I headed back to the beach to take a few pictures as I walked the last two miles back to the hotel. I had run only six miles.

Was my hydration belt on too tight? Did the softer sand really make that much of a difference? Was I dehydrated? Maybe I didn’t eat enough last night or that morning before the run. I probably needed more protein. Why did I feel so awful? I hate to have to stop, and I VERY rarely do. Why couldn’t I run?

I was disappointed but then cut myself a little slack when I realized that, even with only six miles that day, I was up to just over 30 miles for the week, an acceptable distance since my first week of training included 25 miles and was still about a month away.

I took of my shoes and socks and walked near enough to the water so that the waves washed over my feet before retreating again. The walk-slash-photo shoot was nice at first, and then I started feeling tired again. The sand felt harsh on my feet, and my back was aching. That was the longest two miles ever. If just walking was starting to hurt, I don’t want to think about how running would have felt.

I was happy I stopped running when I did.

The next day, we woke again to beautiful sunshine, clear skies, and, of course, the beach! I was feeling back to normal but stayed behind when Melissa and Jenny took off for a six-mile jaunt.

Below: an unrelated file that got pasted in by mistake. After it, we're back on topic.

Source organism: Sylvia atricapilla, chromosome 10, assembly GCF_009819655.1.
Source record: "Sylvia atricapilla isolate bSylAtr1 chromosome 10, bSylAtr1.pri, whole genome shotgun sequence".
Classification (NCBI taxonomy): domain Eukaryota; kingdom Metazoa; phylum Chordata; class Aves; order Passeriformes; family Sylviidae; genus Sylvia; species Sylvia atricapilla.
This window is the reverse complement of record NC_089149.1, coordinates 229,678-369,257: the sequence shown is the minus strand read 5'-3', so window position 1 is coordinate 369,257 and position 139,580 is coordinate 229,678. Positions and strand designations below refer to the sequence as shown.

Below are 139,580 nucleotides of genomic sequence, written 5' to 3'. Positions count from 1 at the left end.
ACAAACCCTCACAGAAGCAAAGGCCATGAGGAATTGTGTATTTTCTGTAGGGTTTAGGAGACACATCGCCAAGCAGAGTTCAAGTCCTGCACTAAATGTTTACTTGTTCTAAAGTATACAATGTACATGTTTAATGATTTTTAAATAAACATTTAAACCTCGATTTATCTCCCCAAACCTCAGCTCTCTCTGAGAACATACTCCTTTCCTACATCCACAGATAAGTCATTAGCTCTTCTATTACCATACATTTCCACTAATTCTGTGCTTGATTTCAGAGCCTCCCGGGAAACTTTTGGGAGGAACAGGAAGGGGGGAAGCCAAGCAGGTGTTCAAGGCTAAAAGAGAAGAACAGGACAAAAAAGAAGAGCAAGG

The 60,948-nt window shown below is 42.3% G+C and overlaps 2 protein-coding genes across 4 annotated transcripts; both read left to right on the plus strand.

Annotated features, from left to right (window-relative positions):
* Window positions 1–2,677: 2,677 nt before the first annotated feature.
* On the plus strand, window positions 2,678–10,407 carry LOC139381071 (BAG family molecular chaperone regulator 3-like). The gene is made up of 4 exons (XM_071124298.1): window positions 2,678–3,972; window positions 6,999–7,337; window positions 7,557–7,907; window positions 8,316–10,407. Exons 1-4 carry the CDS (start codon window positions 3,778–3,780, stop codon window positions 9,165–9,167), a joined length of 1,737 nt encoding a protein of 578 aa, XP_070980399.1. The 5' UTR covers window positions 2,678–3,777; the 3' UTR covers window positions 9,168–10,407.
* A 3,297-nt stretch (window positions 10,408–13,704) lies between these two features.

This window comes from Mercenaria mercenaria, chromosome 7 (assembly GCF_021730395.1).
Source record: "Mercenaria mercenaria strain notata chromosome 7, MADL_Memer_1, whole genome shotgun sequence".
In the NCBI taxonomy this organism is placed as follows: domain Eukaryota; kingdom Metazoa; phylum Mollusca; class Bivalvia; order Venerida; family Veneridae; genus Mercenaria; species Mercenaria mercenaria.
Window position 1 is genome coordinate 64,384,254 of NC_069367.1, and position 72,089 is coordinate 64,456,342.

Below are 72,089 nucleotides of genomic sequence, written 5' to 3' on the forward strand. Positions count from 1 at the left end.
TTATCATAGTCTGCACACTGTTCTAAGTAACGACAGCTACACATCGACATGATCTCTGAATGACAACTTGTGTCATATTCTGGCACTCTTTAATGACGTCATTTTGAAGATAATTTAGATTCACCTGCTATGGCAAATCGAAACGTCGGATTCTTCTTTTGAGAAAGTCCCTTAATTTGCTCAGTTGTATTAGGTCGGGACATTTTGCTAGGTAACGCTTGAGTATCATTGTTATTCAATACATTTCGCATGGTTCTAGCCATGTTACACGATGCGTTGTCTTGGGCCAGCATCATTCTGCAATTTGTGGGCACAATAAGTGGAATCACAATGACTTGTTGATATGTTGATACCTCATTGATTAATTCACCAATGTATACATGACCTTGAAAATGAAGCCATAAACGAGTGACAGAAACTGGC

I am no expert when it comes to running, but I am not a novice either. I have run enough to know when to say ‘enough is enough.’ If I am to have a strong four months of training and a successfull first-ever marathon in August, I had to play it smart. So I took the day off.

That walk on the beach was much more enjoyable.

Melissa Mincic, Ph.D., studies child development at the University of North Carolina at Chapel Hill and is a long-time road and trail runner. Follow Melissa on Twitter at @nerdinrunshoes.

2 thoughts on “Paradise Lost. . .Well, Almost

  1. Every New Year you will inevitably find more people in the gym. People take New Year’s resolutions to lose weight and get in shape. They often make a resolution that they’ll join a gym and go a certain number of times a week. This is a fantastic resolution when people have the willpower to stick to it, losing weight, getting fitter, increasing strength and improving appearance are all great things that we can do. Unfortunately, a lot of people don’t stick to these resolutions, they may stick at it for a couple of months but eventually people lose that initial determination.;

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  2. Yes, you are right! A number of positive things can come out of getting back to the gym and into shape. Unfortunately, lots of ‘I’m going to get into shape’ resolutions are too quickly broken. This one bad run wasn’t the same as breaking a new year’s resolution, but I think it disappointed me just as much as if it were! Glad it was just a fluke. Feeling great lately!